Carlos Zapata (University of Edinburgh)

Flavio Del Santo (University of Vienna)

Uther Shackerley-Bennett (University College London)

**List of Talks:**

Talk 1 - Flavio Del Santo - On the Nature of Quantum Superposition and Entanglement

It is today well known that the counterintuitive features of quantum mechanics, specifically superposition principle or quantum entanglement, paved the way to new possibilities. The advent of quantum information theory, together with development of modern techniques, allowed to exploit genuine quantum effects to achieve novel outstanding results, such as quantum computing, quantum cryptography or quantum communication. But, are coherent superpositions and entanglement genuinely different phenomena? In fact, although a few would question that quantum entanglement represents a special case of superposition (between different Hilbert spaces), it still is unclear whether, under certain circumstances, a “mere” superposition can be represented as an entangled state, and if this is meaningful at all. There are indeed cases in which superselection rules, imposed to satisfy physical constraints, can “create” an entangled state with vacuum. This is what is commonly referred to as single-particle entanglement [1]. In my talk I will explore this possibility, showing that single particle entanglement can be operationally conceived and, as such, it can undergo experimental tests. I will moreover present a recently proposed communication task, which, making use of single-particle entanglement (i.e. spatial superposition of a single particle), can violate a fundamental classical bound (i.e. a Bell-like inequality) [2]. This should convince that, given a suitable operational definition of entanglement, quantum superposition principle and quantum entanglement fundamentally have a common nature. References: [1] Van Enk, S. J. “Single-particle entanglement. Physical Review A 72.6(2005): 064306.[2] Del Santo, F. and B. Daki ́c. “Two-way communication with a single quantum particle”. Arxiv preprint: https://arxiv.org/abs/1706.08144.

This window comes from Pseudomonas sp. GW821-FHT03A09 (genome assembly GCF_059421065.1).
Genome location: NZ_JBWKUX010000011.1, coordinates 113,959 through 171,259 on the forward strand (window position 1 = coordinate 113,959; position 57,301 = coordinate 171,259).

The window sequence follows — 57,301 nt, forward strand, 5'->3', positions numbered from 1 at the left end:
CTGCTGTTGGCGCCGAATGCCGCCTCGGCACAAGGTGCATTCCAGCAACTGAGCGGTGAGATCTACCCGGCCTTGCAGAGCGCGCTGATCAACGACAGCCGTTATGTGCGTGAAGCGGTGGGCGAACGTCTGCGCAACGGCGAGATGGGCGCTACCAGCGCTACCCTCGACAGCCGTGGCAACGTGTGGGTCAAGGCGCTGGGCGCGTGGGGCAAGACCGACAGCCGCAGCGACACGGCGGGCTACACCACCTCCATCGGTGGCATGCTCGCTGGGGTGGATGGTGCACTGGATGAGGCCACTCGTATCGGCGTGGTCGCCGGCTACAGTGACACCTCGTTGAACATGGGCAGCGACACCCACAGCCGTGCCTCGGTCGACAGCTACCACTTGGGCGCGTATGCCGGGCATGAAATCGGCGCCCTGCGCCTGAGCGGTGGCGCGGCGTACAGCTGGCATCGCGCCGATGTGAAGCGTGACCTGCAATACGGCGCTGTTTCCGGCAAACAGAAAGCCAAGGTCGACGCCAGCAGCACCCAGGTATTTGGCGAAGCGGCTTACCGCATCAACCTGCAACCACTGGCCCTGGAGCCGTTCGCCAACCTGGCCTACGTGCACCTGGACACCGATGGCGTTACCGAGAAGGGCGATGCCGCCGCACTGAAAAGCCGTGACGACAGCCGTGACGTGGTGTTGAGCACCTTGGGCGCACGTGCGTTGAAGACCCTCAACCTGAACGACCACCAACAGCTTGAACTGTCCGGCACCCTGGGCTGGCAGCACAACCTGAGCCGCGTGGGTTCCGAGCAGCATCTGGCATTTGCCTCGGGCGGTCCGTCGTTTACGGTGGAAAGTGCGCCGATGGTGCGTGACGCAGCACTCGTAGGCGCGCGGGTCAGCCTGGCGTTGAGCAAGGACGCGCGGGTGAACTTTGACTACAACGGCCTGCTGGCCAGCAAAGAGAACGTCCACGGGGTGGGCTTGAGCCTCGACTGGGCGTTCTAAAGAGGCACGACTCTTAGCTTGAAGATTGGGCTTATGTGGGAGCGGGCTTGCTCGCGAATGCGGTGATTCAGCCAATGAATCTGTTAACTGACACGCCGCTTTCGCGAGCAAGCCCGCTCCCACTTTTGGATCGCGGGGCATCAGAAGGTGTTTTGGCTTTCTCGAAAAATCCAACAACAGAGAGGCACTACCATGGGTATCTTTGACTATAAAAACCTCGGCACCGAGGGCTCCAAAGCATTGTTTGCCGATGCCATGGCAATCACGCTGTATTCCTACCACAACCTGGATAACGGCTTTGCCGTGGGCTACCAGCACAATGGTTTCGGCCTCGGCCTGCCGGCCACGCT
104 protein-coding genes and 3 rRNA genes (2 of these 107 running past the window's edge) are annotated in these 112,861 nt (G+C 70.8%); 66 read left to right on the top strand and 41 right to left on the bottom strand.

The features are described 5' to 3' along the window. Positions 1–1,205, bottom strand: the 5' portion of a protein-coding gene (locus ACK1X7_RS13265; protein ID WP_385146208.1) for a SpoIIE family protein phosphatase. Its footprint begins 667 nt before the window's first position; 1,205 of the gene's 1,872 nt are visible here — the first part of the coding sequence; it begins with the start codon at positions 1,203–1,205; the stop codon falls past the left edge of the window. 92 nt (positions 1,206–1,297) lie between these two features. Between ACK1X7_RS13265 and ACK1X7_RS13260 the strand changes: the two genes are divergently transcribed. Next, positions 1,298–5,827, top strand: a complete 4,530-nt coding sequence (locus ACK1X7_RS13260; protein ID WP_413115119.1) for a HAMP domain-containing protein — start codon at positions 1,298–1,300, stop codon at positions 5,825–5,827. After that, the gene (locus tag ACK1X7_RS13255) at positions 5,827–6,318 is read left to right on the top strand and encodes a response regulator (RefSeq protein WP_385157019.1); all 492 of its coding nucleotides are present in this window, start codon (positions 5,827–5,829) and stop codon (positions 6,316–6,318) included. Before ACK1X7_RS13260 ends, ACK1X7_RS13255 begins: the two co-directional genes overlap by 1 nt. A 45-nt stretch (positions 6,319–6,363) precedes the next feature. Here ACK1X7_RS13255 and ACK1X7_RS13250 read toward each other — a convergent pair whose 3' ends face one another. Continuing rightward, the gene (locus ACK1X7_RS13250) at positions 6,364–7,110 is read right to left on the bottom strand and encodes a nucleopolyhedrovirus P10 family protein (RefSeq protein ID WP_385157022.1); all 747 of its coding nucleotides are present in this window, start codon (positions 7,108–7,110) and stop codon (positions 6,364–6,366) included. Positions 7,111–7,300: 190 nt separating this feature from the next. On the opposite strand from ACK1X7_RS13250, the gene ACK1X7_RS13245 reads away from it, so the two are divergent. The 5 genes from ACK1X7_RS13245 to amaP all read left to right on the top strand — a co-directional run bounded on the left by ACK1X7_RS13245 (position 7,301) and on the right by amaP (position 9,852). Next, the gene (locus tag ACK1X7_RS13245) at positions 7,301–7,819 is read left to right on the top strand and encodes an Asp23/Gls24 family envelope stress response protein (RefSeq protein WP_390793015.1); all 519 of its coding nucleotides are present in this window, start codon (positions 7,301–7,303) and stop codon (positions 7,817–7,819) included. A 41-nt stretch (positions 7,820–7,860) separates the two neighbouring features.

Talk 2 - Vaclav Zatloukal - Differential geometry with shape tensor